Leicester ponder Richard Cockerill appeal after receiving written reasons

The director of rugby has been banned for nine-matches

Leicester were last night digesting the full written judgement outlining Richard Cockerill's nine-match ban and deciding whether or not to launch an appeal.

The conclusion to the seven-page report makes for damning reading, with Cockerill accused by the panel of lacking rugby's core values of "respect, discipline and sportsmanship".

Cockerill was banned after being found guilty of "unprofessional and inappropriate" behaviour and for using "obscene" language in a touchline exchange with fourth official Stuart Terheege during the Aviva Premiership final on May 25.

The incident occurred after a tackle from Northampton lock Courtney Lawes on Toby Flood which Cockerill, who was concerned for the welfare of his injured fly-half, felt worthy of a yellow card and referral to the television match official.

Cockerill twice approached Terheege. On the second occasion, he used "extensive foul language" and said he may have to instruct Leicester players to start taking matters into their own hands.

According to the disciplinary panel's report, written by chairman Antony Davies, Cockerill said "words to the effect that he would be telling his players at half time to 'smash the c***s because they aren't getting any protection'."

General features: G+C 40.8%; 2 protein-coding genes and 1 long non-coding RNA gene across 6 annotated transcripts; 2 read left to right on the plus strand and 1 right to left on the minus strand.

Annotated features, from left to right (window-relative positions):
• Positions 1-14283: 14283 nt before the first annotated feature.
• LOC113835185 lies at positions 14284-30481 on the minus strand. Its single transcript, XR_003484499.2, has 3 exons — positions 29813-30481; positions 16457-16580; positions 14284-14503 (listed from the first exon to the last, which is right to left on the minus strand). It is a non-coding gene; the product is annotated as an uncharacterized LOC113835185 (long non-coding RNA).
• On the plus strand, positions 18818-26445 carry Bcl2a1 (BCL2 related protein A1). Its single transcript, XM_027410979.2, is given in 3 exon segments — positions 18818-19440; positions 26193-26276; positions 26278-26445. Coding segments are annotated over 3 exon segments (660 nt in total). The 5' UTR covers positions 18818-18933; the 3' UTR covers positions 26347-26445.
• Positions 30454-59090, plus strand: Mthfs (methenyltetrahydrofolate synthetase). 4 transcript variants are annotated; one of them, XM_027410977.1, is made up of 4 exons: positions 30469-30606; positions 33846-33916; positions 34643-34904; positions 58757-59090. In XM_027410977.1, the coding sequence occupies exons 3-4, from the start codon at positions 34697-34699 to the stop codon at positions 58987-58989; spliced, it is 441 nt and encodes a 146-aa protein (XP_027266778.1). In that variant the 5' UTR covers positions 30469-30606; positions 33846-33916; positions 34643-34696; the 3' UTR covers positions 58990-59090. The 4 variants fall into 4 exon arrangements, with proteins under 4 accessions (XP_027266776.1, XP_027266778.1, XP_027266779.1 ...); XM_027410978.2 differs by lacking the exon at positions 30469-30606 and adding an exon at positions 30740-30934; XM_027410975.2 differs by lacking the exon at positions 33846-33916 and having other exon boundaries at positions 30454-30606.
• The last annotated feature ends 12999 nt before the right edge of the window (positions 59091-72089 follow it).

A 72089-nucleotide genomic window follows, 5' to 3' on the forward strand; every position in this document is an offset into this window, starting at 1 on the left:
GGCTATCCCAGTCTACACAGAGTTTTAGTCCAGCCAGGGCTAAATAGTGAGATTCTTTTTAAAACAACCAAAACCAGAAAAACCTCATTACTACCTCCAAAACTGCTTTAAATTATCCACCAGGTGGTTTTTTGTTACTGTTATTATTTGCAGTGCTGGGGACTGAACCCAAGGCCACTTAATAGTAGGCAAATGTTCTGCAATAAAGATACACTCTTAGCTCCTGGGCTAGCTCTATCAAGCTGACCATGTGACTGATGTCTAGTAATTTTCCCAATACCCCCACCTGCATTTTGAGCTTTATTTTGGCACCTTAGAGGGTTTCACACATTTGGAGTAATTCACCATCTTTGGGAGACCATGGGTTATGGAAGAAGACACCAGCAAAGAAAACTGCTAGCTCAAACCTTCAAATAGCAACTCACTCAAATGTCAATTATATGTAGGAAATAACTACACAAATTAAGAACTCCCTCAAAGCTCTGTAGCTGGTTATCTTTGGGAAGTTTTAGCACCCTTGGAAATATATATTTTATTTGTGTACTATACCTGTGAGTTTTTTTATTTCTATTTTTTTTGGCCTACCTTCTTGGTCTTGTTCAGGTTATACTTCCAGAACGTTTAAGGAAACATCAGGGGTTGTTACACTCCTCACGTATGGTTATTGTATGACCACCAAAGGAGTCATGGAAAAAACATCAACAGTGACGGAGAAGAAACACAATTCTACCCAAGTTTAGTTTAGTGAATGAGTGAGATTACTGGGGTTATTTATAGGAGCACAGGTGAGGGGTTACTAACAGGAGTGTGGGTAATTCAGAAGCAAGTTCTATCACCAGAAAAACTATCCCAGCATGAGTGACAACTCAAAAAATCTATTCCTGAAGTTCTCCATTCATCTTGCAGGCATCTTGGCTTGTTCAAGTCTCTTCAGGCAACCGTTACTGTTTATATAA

Cockerill insisted the comment was made only for emphasis and that he would not actually have issued any such instruction. He also regretted in hindsight "the extent of language used".

But the three-man disciplinary panel found it to be "an insidious and petulant act intended to threaten match officials into altering the way they officiated".

The panel were forthright in their criticism of Cockerill's conduct and "perceived lack of contrition, apology or acceptance that he had done anything wrong".

The report concluded: "Giving evidence Mr Cockerill maintained that the use of the words "f***" and "f*****g" were justified in the circumstances.

"He also maintained that players who swear at referees need not be sent off or disciplined. His use of swear words which he did not deny did not, he maintained, make his actions aggressive, obscene, inappropriate or unprofessional.

"Certain of the game's core values, namely respect, discipline and sportsmanship, seem to us to have passed Mr Cockerill by.

"He does not seem to appreciate the corrosive effect of his behaviour upon players, medical staff and other coaches with its attendant loss of moral authority, nor the effect of his behaviour upon the viewing public and the press."

Leicester have criticised the RFU's handling of the case.

"There are elements of the way in which they have conducted this case which, in our opinion, calls into question the new disciplinary structure and we will be taking this up with the RFU at the earliest opportunity," the club said in a statement.

Cockerill will be confined to the stands and barred from any contact with the team for Leicester's first seven Aviva Premiership games and two European fixtures.

The Tigers open their title defence at home to Worcester on September 7.

PA

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